With the impending release of the PHB2, and the general notion of what will be included, it occurred to me that even with these classes there seem to be some fairly reasonable character concepts that just don’t seem to mesh well with D&D. This article will identify those concepts, identify where I perceive the shortcoming in bringing the concept to fruition, and take a stab at how to solve this problem.
PIRATE (Naval/Airship characters in general)
Problem: Although not limited to Pirates, we all know that when we talk about the problems with nautical characters we’re all thinking pirates! In my mind I see the problem as two-fold. First, if you make yourself adept at ship-oriented things (including making up skills), it tends to make you bad in other respects (i.e. plowing through Dungeons, fighting Dragons). Secondly, there are no real powers/feats or much anything that manage to help this concept out anyway. So, here you are, wanting to be a pirate, but without any real rules to support your plundering anyway and with the few small things you can do just making you a bit of clunker off the boat. Overall, I view this as a crunch deficiency.
Solution: First, if your PCs really want to be pirates, figure out a way to set up some standard pirate ship skill challenges using non-obvious skills that are not perfect fits. For instance, you could let the PCs use their skills to help the pilot: use Endurance to help work the sails during a storm (keeping up at the task) or Nature to help figure out what to expect from the storm. Secondly, I would suggest that should a class be made, or powers be made available along the lines of the Spell Scarred, and that they should simply receive ‘bonus text’ in the nautical setting along the lines of the benefits fighters gain when using hammers with certain powers.
Problem: The hard boiled investigator just seems to be without a home in D&D. Sure, there is not a ‘detective’ class, but it seems like you can replicate a great deal of this through the Rogue. Now, perhaps the focus on backstab is a bit inappropriate, but the skill set and attribute focuses are decent approximation. To me, its not the lack of private eye/investigator rules that shoots this concept in the foot, but the inherited assumptions of most D&D games. Simply put, most DMs don’t run games to accommodate a mystery solving sleuth.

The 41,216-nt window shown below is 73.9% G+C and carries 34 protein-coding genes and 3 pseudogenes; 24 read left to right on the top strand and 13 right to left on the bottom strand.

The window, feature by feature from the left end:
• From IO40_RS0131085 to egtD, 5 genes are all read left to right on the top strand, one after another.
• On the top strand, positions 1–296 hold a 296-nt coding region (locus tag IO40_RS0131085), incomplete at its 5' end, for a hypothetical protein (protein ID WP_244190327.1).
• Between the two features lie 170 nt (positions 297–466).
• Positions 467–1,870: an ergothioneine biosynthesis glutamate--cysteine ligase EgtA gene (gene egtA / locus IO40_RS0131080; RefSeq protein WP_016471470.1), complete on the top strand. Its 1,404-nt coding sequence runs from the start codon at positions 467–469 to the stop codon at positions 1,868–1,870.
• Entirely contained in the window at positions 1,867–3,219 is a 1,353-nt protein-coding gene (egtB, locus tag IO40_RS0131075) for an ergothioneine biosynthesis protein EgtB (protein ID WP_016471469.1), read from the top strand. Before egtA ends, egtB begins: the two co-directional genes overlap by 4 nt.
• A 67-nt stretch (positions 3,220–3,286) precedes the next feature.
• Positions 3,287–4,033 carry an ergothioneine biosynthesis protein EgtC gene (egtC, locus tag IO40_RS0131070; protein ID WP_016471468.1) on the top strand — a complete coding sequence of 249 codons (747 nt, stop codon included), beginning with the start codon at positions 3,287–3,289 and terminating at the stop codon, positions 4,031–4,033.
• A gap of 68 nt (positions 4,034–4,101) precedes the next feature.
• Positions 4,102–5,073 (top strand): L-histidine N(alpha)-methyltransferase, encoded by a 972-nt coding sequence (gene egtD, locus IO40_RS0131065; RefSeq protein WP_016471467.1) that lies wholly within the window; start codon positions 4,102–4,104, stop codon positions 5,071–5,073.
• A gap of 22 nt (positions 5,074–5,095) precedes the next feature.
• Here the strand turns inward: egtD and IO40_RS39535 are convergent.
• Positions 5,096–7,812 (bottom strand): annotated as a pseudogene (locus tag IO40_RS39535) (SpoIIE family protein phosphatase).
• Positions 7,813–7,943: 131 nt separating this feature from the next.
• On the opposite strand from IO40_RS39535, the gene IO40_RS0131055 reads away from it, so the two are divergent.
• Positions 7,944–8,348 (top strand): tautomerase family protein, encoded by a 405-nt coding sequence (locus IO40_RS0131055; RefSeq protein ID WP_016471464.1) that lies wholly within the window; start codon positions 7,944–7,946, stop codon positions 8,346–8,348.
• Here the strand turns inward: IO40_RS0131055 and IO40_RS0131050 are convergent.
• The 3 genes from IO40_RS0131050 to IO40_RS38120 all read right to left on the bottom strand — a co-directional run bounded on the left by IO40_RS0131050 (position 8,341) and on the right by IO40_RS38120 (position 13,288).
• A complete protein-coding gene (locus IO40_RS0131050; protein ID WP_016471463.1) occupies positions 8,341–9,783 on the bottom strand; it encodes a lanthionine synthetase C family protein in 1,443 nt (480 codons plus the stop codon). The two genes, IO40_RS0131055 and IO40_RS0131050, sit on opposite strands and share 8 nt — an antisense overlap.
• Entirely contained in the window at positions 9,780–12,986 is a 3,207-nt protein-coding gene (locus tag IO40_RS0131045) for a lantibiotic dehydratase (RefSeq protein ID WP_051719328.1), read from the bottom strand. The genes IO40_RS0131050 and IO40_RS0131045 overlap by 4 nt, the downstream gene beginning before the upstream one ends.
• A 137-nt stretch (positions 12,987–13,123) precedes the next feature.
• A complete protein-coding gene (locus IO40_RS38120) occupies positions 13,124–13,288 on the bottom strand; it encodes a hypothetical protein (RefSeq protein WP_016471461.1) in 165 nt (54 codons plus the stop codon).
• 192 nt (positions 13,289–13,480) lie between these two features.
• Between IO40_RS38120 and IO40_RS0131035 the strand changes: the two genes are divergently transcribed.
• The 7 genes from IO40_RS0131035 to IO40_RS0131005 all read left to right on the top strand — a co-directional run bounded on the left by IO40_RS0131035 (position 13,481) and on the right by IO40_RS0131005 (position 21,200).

Solution: With the proper heads up you can probably keep some mysteries running through the game. You can also incorporate them into an overaching plot so that one PC’s constantly nattering about clues doesn’t bug the other characters too much.
Problem: Dudes fighting on horseback is a mainstay in fantasy, yet it always seems like a clunky afterthought in D&D. Sure, Paladins used to get warhorses, but they always got in the way and their solution to the problem was having the horse be summonable (nice hand wave, guys). In 4E they have lifted that portion of the paladin concept, but we have no real viable solution for a PC that loves riding horses. The rules have always felt inorganic and tacked on… plus it’s just annoying to have the dude that leads his horse through a dungeon, and equally problematic having the old school horses that would be more formidable than low level characters! Right now, again, I see a crunch problem.
Solution: To me, this is actually an easy one. The ‘pets’ from prior D&D editions felt extraneous to me as well, or ridiculous. Now, the 4.0 Beast Ranger has addressed that problem. I was impressed with its simplicity and effectiveness. I would hope that in the Divine Power book they reintroduce the Paladin Mount with a similar rules set.
Problem: The noble comes in many guises, but amongst the general notion resides some of my favorite concepts (such as the “Lord without a Throne” aka Lan from Wheel of Time or Paul from Dune). However, the mainline D&D product does virtually nothing to support it, despite its prevalence in non-D&D d20 products (Star Wars, Wheel of Time, etc). As simple as it is to make it part of your own character’s fluff, the concept is prevalent enough that there should be some meat to the idea. We have reviewed products that use multi-classing as a fix, but this does not deal with the idea of possessing land, title, or the background skills that would be logical for your upbringing. I view these problems as a lack of crunch.
Solution: The idea of the multiclass noble is interesting, but only gets at part of the problem. I think the idea of having feats that reflect a noble background (with the skills, lands, wealth, titles) and some just general use powers open to people that take that feat make sense. A full blown noble class would inevitably be a leader, but I am not sure that if there is enough inherent to the concept that involves combat to be a fully fleshed-out 4E class. Alternatively, the noble could be a class that features ‘advance multi-classing’ where you have to choose a class to supplement your power selection.